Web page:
Inglemoor girls swim snags 4th straight state title

Victorious Viks: Top, Inglemoor High diver, Stacey Luke, and bottom, senior swimmer, Jayme Swalin.  - Reporter file photos
Victorious Viks: Top, Inglemoor High diver, Stacey Luke, and bottom, senior swimmer, Jayme Swalin.
— image credit: Reporter file photos

Girls snag fourth straight state title

Going into the final and deciding race of the 2007-2008 4A girls’ state swim meet at King County Aquatics Center in Federal Way, Inglemoor High head coach Monica Mayes was completely oblivious to the fact that the Vikings had a chance to tie Garfield with a win in the 400-meter freestyle relay.

Instead, she was more focused on getting one of her star swimmers ready to receive the prestigious Swimmer of the Meet award — without letting the “cat out of the bag.”

“They had told me that I needed to get (senior Jayme Swalin) out of the pool, in a pair of sweats and over to the awards stands without her knowing what was going on,” Mayes recalled. “I had no idea what the ramifications of the relay meant, because I so focused on getting Jayme where she needed to be.”

Precisely three minutes and 36.14 seconds after the starting gun sounded, senior Megan Caylor, the team’s anchor, touched the wall a half stroke ahead of Garfield’s Alexandra Ernst. This enabled both schools to finish with 216 points for the meet, create the first tie in state championship history and keep Inglemoor’s unbeaten record at state since 2004 intact.

“Pretty much shock, excitement, sadness,” said Swalin on the team’s mixed emotions after the relay. “It was really exciting that we pulled off something special, but sad because it meant our high-school swimming was over.”

In addition to earning an 8-1 regular-season record and having Swalin named Swimmer of the Meet, the Vikings had five individuals place at state including junior Stacey Luke, who won the diving championship, and a second team relay win in the 200-meter freestyle, as well as their unforgettable 400 victory. Led by a core of seniors that have never experienced anything less than being on the best team in Washington since their time at Inglemoor, the Vikings’ winning attitude, teamwork and class they displayed throughout the 2007-08 season has earned them the Bothell-Kenmore Reporter Team of the Year award.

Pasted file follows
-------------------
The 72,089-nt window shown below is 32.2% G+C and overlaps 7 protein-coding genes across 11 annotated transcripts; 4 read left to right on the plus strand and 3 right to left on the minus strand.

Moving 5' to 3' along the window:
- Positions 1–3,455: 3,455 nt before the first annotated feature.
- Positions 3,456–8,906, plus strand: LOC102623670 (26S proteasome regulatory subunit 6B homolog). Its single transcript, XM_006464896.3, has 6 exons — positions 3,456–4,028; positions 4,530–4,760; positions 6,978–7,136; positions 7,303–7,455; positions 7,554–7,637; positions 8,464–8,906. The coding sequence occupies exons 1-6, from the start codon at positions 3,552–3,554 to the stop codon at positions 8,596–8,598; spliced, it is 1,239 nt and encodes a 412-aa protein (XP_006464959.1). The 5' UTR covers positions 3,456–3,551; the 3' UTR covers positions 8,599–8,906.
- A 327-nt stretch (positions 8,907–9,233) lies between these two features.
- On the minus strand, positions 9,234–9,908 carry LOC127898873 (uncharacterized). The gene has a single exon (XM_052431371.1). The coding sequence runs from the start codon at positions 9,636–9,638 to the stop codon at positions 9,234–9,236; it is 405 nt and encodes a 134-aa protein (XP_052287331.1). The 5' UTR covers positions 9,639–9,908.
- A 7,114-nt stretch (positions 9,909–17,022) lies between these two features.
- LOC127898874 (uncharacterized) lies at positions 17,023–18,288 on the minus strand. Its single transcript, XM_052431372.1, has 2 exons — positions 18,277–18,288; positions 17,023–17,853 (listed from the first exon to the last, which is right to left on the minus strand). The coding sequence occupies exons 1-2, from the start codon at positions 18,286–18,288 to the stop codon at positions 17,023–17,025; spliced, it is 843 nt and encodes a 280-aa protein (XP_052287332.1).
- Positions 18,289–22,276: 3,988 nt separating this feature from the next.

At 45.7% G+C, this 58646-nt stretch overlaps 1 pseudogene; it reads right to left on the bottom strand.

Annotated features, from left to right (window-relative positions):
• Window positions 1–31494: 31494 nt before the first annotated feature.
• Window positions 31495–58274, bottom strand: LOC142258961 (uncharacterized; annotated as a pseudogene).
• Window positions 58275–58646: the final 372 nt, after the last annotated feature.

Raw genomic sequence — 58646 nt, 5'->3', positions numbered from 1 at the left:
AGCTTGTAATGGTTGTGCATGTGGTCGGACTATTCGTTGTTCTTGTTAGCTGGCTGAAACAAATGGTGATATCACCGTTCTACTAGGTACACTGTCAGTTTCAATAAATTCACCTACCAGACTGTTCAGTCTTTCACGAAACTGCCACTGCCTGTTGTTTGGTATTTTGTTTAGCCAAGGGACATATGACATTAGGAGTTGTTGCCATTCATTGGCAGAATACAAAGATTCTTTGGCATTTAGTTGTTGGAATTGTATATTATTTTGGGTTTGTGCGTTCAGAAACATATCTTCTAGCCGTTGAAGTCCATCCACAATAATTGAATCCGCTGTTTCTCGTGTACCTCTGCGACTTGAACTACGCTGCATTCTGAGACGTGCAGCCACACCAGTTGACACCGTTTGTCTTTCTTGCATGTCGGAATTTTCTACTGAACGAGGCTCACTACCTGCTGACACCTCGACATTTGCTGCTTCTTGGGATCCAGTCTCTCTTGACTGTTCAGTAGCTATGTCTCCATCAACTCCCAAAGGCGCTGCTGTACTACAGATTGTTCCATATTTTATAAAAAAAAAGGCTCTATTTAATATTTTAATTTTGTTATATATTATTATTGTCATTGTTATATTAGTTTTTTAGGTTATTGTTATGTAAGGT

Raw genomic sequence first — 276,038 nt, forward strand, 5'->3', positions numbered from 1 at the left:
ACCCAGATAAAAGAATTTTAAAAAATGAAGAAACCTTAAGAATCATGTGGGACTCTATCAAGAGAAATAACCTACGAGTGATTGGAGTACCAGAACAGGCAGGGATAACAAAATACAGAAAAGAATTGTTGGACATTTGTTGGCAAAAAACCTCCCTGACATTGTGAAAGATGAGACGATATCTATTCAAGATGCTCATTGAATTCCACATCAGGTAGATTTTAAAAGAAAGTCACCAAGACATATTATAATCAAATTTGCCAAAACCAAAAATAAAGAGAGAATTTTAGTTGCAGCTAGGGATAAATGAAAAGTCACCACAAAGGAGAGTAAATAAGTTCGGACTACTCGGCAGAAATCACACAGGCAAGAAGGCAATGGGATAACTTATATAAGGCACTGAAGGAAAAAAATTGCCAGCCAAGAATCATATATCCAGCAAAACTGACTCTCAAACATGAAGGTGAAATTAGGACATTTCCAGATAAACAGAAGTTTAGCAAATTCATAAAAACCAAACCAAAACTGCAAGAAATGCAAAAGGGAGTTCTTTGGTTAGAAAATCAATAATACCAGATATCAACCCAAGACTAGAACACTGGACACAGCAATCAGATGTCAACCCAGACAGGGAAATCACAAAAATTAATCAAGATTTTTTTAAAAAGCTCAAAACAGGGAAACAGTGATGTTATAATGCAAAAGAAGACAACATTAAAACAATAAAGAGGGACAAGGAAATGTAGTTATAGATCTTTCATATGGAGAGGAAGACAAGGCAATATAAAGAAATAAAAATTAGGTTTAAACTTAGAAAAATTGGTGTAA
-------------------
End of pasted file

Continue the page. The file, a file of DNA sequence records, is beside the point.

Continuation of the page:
Silent leaders

Coach Mayes has been at the helm of Inglemoor swim ever since many of the team’s incoming freshmen were born. Starting in the fall of 1994, she’s says she’s been fortunate to be a part of a solid program that has built a winning heritage, particularly in the past several years.

“I think we have a lot of tradition that runs with our program,” said Mayes of the Vikings’ powerhouse team. “The girls take a lot of pride in swimming for Inglemoor, and want to represent their school well.”

The Vikings’ campaign last season was led by seniors Chrissy Baumgartner, Megan Caylor, McKenzie Nakamura and Jayme Swalin, who, according to Mayes, have exemplified Inglemoor’s tradition of teamwork and leadership.

“I think they’re just silent leaders ... they’re just able to really lead by example,” said the 14-year coach. “They all really work together, and I think where one might be not as confident, there’s another one the picks up that piece.”

Mayes also lauded the seniors for making it a point to learn everybody’s names at the beginning of the season and helping the incoming freshmen and new swimmers feel welcome, “because they know that’s part of being on this program,” she said.

“It’s been really amazing,” said Swalin of her team’s incredible record at state. “We don’t really think of ourselves as a powerhouse, but more of a good group of girls that like to have fun together, and it’s been really fun over the last four years.”

Although Inglemoor is graduating a total of 10 seniors, coach Mayes feels that her program is so inherently strong that they won’t have to rebuild as they look to make it an unprecedented five straight 4A state swim titles.

“I’m excited because some of those girls that may have been living in the shadows of others are going to get the chance to really shine,” Mayes said. “Inglemoor’s a very deep team ... but you can’t win a swim meet only on firsts, you got to have the supporting cast, and we certainly have a very strong supporting group of people.”

Mayes also wanted to thank the parents, as well as the staff at Inglemoor for being “incredible” supporters of her team.

A touch of class

There was only one 4A championship trophy, which presented a dilemma for Garfield and Inglemoor as they finished the state meet with identical team scores. In one of the classiest moves ever seen in high-school sports, the lady Vikings offered the first-place trophy to the Bulldogs to have on display in their school’s trophy case.

“It was pretty impressive (that) our girls did that and I think Garfield was very appreciative of it,” Mayes said. “I thought it was really nice of the girls to just see beyond the fact that it’s not a trophy in the end. It was the teamwork that did it.”

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